Alessandra Carbone is Professor of Computer Science at UPMC and she has led the Analytical Genomics team since 2003. She is the director of the Laboratory of Computational and Quantitative Biology, created in January 2009 by CNRS and UPMC with the aim of developing an interdisciplinary working environment made of several groups of theoreticians and experimentalists interested in bioinformatics and modeling of complex biological systems, systems biology, population genetics.
Alessandra Carbone received the Prix Joliot-Curie in 2010 from the Ministère de la Recherche et de l’Enseignement Supérieur and from the EADS Foundation, and she was distinguished in 2012 with the Grammaticakis-Neuman Prize of the Académie des Sciences for “Integrative Biology”. Since 2013 she is a senior member of the Institut Universitaire de France.
Biology entered a new era, with bioinformatics producing biological data that are impossible nowadays to obtain with wet experiments. Soon scientists and clinicians will use new DNA technologies to detect mutations driving cancer and other diseases, identify new strains of pathogens, map the physiological effects of the microbial communities residing in our organs, track subtle changes in our immune repertoire, predict drug response, and make innumerable other contributions to our health and knowledge of complex biological systems. The scale and complexity of the data will vastly exceed anything the biological and medical community has faced before. Tackling these questions with advanced engineering, new computer algorithms and novel computational approaches is a challenge that will lead to revolutionize biology and medicine through deeper, ubiquitous use of DNA information. Among different examples, we shall present a computational approach to protein-protein interactions that we developed within a project on neuromuscular diseases. The project demands a high computational power to test billions of interactions, it run on the machines of the World Community Grid for more than 3 years, and provided a huge amount of information on the interaction of human proteins. High Performance Computing helped to obtain an unprecedented amount of information on protein-protein interactions between real partners but also, and most importantly, between non-partners.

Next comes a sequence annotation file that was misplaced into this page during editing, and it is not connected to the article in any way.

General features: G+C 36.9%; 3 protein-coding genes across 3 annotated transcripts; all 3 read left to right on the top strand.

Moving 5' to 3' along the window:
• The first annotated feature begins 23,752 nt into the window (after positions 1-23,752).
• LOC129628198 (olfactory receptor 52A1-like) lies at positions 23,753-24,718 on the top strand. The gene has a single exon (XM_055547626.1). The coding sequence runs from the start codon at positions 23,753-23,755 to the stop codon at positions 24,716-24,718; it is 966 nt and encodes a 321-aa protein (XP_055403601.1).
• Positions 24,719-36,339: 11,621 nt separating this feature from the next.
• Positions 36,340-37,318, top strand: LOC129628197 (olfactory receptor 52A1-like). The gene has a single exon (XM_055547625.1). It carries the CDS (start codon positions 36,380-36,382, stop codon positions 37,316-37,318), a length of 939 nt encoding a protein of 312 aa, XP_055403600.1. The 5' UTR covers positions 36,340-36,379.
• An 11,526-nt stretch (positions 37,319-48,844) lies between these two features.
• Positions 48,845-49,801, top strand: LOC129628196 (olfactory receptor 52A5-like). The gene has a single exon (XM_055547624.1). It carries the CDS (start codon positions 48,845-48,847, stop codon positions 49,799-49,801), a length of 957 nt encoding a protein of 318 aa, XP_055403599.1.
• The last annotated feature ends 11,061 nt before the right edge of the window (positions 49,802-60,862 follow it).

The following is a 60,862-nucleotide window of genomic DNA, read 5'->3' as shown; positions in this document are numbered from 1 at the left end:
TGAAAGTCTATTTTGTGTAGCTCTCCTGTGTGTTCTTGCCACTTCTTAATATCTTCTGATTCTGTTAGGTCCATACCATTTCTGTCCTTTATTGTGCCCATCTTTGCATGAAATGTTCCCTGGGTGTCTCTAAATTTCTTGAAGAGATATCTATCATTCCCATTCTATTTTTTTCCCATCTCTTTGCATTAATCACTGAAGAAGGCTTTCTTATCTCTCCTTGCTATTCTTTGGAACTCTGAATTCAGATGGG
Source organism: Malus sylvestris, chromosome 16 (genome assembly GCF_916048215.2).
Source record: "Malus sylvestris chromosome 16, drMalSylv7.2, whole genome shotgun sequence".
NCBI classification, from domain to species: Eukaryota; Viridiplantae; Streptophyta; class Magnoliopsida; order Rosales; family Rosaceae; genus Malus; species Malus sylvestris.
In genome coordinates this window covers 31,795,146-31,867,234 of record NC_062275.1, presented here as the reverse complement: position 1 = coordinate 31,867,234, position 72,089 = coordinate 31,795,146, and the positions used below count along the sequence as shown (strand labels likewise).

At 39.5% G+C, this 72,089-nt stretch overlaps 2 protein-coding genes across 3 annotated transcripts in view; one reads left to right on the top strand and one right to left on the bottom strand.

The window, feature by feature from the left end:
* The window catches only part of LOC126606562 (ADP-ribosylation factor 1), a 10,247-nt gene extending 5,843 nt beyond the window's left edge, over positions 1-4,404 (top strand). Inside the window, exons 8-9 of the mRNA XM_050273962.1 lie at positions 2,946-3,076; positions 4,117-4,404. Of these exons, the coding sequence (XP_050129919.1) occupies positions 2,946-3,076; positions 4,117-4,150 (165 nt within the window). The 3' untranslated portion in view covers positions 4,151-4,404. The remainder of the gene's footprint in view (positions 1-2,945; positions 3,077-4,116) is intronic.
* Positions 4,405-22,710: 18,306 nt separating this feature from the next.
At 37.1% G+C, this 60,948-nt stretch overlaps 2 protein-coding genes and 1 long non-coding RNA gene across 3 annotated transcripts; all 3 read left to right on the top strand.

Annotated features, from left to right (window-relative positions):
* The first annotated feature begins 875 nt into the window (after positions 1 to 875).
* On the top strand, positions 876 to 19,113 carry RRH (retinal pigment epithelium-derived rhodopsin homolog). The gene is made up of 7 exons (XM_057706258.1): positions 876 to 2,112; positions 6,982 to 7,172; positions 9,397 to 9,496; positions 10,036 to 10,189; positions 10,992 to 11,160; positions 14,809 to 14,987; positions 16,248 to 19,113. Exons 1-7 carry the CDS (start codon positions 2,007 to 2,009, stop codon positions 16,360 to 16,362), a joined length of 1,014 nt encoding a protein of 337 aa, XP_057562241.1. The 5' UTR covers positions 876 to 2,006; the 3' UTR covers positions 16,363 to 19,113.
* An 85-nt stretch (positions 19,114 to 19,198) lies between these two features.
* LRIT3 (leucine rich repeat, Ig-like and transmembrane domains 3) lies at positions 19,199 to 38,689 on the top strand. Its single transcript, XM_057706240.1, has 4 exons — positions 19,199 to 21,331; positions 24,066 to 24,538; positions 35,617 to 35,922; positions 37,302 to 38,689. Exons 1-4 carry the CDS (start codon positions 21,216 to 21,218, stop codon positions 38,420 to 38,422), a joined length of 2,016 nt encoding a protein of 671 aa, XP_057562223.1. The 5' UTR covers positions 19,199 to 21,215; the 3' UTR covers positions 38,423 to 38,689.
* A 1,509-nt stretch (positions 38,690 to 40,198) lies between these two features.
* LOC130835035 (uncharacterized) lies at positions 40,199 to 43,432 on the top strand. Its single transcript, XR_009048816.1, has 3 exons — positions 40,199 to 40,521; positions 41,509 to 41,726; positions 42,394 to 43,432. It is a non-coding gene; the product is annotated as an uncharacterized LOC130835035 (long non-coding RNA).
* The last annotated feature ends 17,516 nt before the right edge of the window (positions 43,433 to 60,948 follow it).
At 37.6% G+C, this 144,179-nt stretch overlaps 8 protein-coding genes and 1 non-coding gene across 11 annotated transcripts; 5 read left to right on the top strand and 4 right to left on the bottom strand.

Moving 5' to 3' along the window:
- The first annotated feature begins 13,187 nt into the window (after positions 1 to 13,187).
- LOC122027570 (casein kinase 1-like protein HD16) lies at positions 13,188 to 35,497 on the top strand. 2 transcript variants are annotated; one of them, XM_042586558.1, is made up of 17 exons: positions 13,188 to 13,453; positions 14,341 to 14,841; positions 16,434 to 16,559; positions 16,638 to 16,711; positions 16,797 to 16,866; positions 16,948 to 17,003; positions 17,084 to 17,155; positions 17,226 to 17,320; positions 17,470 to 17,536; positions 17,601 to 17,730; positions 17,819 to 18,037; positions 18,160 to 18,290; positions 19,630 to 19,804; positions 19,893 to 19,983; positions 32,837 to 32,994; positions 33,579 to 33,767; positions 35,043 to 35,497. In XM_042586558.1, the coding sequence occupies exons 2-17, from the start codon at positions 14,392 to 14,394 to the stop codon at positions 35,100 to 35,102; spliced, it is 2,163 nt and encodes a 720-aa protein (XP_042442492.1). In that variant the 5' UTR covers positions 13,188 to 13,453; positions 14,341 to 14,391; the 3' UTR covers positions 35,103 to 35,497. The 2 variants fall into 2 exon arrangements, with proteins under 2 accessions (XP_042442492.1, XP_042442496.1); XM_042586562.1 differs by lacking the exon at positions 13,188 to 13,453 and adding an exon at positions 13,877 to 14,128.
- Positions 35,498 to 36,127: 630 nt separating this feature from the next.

One particularly popular moment associated to the colloquium is the “Master Class” where students have the opportunity to give a short (but well-prepared) presentation of his/her work. Each presentation (10 minutes) is followed by an open discussion with the guest speaker (15 minutes) who gives a detailed feedback. The complete program is provided here.